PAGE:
People are watching less sports on TV, and e-sports could be to blame

Business

Are E-sports Eating Up Traditional Sports Viewership?

Watching other people play video games is just as compelling to millennial men as baseball and hockey.

NFL ratings have plummeted this year. Commentators have blamed the election, a changing TV industry, shifts in viewing format, and even a lack of big-name stars. But there may be another factor to add to the list: e-sports.

The competitive video gaming industry is certainly taking off. No longer the domain of nerds, it’s turned into big business, with huge cash prizes on offer. And like any sport with free-flowing prize money, there’s a gaggle of viewers keen to watch the spectacle (who, like regular sports viewers, don’t necessarily play the game they’re watching).

Now a new report by market research company Newzoo claims that 76 percent of e-sports fans say that “their e-sports viewing is taking away from hours they used to spend on viewing sports.” And the number of person-hours being spent watching video gaming is on the up: viewership around the globe is expected to increase as well, from 115 million in 2015 to 144 million this year, and on to perhaps as many as 215 million by 2019.

Admittedly, the impact felt by the NFL is likely to be small: the study shows that around 56 percent of football fans are older than 35, while 73 percent of all e-sports fans are younger than 35. But baseball and hockey are likely to be feeling the effect: male millennials are likely to watch e-sports as often as baseball or hockey, and neither of those sports has an older audience to buoy them. So hours lost to e-sports will have a weighty impact.

All of which makes it feel perhaps a little less strange that acquiring a competitive video game squad is an increasingly popular move for professional sports teams and colleges alike. In September, the Philadelphia 76ers acquired two e-sports teams (they play Overwatch and League of Legends, and, according to the Wall Street Journal, will get “access to the 76ers’ nutritionists, psychologists, and trainers.”) Premier League soccer teams have been signing new recruits that play Fifa on console. And the University of California, Irvine, now has an e-sports scholarship and dedicated gaming arena.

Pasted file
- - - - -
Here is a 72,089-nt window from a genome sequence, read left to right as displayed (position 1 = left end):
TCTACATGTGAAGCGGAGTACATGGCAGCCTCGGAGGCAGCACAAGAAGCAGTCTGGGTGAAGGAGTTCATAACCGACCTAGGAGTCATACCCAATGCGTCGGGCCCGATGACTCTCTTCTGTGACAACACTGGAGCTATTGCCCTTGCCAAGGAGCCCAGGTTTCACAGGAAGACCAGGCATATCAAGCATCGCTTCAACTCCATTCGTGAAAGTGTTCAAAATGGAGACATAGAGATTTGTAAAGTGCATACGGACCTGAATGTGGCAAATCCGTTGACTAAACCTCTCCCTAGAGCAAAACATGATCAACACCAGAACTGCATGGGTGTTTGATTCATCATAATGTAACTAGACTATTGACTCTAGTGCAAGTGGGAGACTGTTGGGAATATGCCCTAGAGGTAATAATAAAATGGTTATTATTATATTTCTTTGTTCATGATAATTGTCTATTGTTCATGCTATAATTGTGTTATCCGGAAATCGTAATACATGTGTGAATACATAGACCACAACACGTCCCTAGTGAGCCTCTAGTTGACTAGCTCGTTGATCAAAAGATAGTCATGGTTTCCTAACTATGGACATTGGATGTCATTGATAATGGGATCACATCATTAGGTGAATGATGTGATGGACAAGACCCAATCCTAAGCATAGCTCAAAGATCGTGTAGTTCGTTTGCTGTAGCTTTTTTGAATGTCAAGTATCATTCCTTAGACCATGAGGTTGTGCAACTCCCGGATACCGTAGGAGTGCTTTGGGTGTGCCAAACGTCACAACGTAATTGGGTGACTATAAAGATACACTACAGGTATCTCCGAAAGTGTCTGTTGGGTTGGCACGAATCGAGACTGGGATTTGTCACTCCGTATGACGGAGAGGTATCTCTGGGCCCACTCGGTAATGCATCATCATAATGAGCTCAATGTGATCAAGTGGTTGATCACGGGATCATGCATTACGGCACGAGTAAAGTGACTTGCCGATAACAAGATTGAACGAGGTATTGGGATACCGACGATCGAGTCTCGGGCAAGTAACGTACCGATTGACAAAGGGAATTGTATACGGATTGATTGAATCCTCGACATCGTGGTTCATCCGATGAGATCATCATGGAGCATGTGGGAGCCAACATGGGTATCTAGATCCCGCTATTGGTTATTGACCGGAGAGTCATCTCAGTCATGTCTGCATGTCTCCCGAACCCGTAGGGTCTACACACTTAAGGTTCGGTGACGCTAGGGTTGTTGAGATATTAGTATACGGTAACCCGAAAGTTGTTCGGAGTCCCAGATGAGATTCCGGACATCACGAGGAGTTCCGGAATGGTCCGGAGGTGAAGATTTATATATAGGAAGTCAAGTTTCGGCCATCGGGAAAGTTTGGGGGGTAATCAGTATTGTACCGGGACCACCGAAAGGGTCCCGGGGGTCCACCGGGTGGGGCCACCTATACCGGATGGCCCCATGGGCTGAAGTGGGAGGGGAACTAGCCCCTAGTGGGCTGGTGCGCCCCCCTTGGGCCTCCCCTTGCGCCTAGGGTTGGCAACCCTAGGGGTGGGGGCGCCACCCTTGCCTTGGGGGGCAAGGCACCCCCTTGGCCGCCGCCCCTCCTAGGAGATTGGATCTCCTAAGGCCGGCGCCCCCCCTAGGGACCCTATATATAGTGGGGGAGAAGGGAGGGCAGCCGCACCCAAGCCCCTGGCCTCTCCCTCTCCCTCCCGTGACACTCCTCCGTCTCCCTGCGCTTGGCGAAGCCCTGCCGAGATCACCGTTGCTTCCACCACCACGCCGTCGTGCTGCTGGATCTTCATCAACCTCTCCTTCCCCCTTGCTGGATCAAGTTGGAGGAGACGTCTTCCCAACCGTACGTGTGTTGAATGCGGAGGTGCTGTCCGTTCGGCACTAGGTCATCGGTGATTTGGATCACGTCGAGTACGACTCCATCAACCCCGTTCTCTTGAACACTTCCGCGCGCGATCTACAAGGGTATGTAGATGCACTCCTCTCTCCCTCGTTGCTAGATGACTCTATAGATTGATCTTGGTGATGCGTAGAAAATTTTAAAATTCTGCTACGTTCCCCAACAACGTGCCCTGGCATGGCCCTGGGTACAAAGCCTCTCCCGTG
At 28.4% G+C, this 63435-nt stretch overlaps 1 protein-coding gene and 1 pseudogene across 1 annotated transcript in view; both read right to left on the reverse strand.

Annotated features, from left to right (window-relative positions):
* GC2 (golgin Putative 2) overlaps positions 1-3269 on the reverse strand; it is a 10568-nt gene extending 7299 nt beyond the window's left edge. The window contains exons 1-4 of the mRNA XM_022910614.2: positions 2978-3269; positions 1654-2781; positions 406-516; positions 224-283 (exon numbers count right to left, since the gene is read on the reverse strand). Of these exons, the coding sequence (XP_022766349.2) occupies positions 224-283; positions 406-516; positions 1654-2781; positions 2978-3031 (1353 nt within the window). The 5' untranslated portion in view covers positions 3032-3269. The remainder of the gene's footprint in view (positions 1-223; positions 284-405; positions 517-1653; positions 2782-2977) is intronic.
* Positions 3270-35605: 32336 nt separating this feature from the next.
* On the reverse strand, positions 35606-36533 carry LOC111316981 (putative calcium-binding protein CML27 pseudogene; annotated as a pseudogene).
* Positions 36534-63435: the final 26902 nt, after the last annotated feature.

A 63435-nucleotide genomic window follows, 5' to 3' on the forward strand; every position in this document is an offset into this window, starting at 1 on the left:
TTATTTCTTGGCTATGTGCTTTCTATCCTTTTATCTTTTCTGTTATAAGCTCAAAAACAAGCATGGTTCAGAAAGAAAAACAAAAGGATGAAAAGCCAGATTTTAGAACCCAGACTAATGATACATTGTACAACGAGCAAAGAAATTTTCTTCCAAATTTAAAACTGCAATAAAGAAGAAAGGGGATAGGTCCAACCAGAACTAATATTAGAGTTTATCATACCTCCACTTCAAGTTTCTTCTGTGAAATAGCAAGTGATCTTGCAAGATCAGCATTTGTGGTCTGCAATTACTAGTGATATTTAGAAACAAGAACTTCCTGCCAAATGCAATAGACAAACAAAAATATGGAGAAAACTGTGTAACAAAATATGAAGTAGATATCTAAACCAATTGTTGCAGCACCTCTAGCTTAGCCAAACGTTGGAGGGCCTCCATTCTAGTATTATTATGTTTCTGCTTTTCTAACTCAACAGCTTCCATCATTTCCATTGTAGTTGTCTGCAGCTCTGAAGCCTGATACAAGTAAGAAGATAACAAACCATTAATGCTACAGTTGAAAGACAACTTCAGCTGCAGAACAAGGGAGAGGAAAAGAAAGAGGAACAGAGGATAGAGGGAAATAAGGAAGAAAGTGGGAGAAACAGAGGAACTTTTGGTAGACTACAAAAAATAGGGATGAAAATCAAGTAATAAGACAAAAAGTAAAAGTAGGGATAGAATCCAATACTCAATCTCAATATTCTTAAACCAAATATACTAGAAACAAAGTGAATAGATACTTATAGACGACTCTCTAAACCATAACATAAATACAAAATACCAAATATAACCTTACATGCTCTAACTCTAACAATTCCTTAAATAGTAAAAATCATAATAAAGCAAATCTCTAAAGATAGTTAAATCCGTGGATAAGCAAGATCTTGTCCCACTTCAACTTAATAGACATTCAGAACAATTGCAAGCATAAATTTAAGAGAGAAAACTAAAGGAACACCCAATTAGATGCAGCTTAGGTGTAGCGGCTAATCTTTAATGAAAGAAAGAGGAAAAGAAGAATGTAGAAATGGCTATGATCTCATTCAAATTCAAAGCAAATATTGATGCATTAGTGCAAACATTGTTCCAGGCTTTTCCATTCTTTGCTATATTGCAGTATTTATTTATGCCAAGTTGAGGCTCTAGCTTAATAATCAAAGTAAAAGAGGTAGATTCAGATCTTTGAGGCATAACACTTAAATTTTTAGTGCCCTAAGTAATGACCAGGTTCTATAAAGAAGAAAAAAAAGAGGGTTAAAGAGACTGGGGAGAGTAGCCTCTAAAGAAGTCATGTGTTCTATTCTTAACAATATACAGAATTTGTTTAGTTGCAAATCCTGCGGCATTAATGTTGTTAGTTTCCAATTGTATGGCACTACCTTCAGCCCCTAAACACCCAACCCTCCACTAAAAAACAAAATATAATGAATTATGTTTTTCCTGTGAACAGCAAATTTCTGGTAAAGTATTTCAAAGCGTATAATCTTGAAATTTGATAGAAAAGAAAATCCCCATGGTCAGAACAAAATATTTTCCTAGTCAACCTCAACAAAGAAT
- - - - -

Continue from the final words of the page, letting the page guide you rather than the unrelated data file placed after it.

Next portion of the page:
You might be smirking now. But you may be watching them battle it out onscreen soon enough.

(Read more: The Wall Street Journal, The Atlantic, Engadget, “For Years, China Felt Awkward About Dominating the Globe in E-Sports”)

Credit

Photograph by Alain Jocard | Getty

Jamie Condliffe

Jamie Condliffe Editor

I’m the associate editor of news and commentary for MIT Technology Review. I put together our daily e-mail newsletter, The Download, from my base in London before everyone in the U.S. manages to wake up. I previously worked at New Scientist andMore Gizmodo, and I hold a PhD in engineering science from Oxford University.


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